Great Places to Live
There’s more to a great neighborhood than great homes. Include top-notch schools, easy transportation, stellar shopping, cultural and recreational diversions, and a palpable pride of place. Here are 11 areas that stand out.
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In a state that appreciates the charm of old mixed with new, Lewes may be the best example of keeping a past alive and well in a very modern present. Aficionados of historic homes appreciate the Colonial and Victorian houses, as well as Shipcarpenter Square, where historical structures from across the Eastern Shore—and one old U.S. Lifesaving Service station—were moved to be restored as comfortable homes.
The Zwaanendael Museum, an adaptation of a Dutch city hall, commemorates the founding of the whaling community here. The Fisher-Martin House is another example of 18th-century Dutch architecture.
The main commercial area, Second Street, offers a diverse collection of shops for antiques, home accessories, quilting, puzzles and toys, art, jewelry and more. It is also home to some of the best restaurants in the state, Notting Hill Coffee Roastery and King’s Homemade Ice Cream Shop.
Ruth Edwards has a unique perspective on Lewes. As proprietor with her husband, Jim, of the John Penrose Virden House Bed and Breakfast on Second Street, Edwards is a resident in the business of welcoming tourists. “I think Lewes is a destination,” she says. “Probably the majority of people come for our beach, then they stay for our restaurants and shops. There’s a lot here to offer, and you don’t have to leave town.”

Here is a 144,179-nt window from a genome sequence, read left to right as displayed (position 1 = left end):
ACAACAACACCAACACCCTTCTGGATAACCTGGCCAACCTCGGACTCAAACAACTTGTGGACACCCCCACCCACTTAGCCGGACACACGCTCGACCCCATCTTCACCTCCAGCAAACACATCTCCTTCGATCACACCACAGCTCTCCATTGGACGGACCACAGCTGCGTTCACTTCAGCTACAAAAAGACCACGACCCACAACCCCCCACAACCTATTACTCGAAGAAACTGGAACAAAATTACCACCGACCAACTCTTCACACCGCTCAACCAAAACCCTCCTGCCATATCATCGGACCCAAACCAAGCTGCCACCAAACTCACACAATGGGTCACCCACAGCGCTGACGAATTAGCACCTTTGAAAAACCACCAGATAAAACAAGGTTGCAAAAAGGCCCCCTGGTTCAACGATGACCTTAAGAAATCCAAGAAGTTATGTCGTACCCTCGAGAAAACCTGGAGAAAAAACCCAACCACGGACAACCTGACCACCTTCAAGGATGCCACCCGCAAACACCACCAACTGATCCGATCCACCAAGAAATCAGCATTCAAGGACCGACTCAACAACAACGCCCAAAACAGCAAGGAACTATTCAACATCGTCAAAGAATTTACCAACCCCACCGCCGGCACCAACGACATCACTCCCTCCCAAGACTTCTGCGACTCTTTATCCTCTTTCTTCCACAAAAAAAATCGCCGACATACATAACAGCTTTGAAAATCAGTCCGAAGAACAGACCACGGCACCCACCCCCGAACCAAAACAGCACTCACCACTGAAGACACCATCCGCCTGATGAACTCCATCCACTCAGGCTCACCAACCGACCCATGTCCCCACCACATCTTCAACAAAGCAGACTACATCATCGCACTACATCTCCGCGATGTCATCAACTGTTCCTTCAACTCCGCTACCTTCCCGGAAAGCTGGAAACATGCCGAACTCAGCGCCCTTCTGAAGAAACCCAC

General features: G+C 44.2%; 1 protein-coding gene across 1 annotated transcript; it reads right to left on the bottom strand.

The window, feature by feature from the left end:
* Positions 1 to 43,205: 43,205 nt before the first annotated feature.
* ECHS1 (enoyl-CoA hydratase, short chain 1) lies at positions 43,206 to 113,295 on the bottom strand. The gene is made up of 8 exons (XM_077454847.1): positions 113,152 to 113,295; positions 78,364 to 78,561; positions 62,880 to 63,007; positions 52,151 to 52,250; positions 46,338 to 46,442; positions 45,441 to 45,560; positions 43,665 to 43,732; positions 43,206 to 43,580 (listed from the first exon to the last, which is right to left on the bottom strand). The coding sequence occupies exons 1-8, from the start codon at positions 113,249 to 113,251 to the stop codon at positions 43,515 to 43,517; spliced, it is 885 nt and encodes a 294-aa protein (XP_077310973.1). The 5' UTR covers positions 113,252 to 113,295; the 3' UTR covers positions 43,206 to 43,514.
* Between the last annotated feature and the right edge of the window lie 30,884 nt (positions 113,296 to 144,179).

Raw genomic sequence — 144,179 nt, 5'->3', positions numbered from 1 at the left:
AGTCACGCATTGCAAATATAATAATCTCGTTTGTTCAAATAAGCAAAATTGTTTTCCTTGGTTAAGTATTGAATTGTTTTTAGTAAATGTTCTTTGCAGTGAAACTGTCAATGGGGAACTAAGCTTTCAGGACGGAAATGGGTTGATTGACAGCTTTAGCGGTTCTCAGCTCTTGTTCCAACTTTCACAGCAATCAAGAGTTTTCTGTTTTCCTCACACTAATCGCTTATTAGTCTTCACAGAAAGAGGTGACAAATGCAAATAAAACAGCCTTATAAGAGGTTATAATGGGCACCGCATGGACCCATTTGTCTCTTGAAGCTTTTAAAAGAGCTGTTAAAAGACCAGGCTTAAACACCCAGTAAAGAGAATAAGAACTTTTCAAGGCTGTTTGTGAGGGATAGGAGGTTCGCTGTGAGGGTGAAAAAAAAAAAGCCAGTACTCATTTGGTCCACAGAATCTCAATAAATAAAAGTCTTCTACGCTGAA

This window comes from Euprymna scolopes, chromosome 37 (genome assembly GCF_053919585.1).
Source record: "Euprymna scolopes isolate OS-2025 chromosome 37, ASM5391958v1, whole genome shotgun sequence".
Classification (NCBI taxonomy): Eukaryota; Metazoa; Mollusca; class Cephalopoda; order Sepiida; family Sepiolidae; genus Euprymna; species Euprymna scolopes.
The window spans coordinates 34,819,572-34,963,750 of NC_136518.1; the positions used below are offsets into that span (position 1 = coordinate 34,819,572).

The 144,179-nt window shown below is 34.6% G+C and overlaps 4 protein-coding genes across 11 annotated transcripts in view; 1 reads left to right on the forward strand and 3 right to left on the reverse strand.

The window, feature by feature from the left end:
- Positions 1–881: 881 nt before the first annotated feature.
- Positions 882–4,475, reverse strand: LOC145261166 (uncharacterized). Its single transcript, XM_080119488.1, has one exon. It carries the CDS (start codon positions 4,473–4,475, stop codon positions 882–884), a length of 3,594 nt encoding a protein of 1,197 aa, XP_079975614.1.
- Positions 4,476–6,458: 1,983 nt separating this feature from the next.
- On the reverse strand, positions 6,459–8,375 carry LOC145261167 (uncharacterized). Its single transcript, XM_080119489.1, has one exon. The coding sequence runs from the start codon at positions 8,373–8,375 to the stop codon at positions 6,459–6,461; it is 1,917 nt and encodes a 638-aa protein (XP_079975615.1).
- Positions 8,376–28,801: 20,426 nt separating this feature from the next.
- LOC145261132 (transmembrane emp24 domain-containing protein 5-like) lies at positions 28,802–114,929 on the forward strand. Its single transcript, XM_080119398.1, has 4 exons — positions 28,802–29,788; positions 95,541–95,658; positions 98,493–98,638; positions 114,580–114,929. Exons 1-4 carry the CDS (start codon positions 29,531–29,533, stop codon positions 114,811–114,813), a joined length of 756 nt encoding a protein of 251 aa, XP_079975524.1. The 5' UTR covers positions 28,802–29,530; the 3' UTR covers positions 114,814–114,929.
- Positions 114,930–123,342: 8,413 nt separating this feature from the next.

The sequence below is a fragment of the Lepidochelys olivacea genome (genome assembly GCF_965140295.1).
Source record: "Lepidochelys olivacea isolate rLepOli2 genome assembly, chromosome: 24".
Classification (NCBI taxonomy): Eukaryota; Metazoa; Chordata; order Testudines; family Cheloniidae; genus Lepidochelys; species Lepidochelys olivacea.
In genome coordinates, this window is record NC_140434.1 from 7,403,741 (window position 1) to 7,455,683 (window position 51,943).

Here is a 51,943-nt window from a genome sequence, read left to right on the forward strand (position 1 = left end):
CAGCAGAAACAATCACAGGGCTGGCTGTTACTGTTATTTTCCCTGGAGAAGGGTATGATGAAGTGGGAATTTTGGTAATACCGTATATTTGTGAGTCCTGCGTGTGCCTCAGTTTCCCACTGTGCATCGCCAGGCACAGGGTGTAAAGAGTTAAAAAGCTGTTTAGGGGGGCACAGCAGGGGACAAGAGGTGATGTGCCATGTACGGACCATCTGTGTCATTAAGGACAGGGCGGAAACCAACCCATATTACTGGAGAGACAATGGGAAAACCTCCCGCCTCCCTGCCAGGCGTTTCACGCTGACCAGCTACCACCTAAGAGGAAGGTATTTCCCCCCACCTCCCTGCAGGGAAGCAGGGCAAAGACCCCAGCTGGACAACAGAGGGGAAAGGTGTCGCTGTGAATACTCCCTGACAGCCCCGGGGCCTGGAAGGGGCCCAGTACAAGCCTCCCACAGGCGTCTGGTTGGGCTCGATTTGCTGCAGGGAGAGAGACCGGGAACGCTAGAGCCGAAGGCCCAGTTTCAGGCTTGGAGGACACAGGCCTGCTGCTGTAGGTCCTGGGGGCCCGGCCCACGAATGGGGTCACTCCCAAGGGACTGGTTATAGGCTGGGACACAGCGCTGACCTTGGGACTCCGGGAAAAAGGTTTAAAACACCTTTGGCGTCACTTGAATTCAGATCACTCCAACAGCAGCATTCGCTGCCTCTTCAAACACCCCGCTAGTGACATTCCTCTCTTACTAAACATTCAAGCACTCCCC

The annual Blessing of the Fleet, July Fourth games on Second Street, fireworks at the UD College of Marine and Earth Studies, Lewes Farmer’s Market, Delaware Kite festival, the Summer Music Series and the Cape Henlopen State Park bike trail are among Lewes’ most popular celebrations and attractions.
Live theater, symphony, chamber music and the annual Chatauqua Tent performances featuring historic reenactments are some of Lewes’ best-known indoor attractions. And the town’s Little League fields are located along the Lewes-Rehoboth Canal.
But all is not about living in the past. Lewes is also a resort community with family friendly beaches in Cape Henlopen State Park. The Cape Henlopen School District is the second-largest geographically—and one of the best academic performers. The district, along with Beebe Medical Center, are the town’s largest employers.
Starting a dozen years ago, an influx of residents from the Washington, D.C., area drove a surge of renovations and property values that has finally plateaued. Beautiful single-family homes in subdivisions such as Wolfe Pointe and Wolfe Runne offer a bit of luxurious country living on Gills Neck Road (though the area is developing quickly). More modest new communities can be found along New Road. All are a quick drive to Lewes’ historic center.
Resort style living here is an exceptional value, making Lewes attractive to New York and New Jersey residents looking for an inexpensive second home.
“Heron Bay features single-family homes on half-acre sites starting as low as $159,000,” says builder John Long. “The community includes a clubhouse and pool, and about 15 percent of the residents are living there year-round.”
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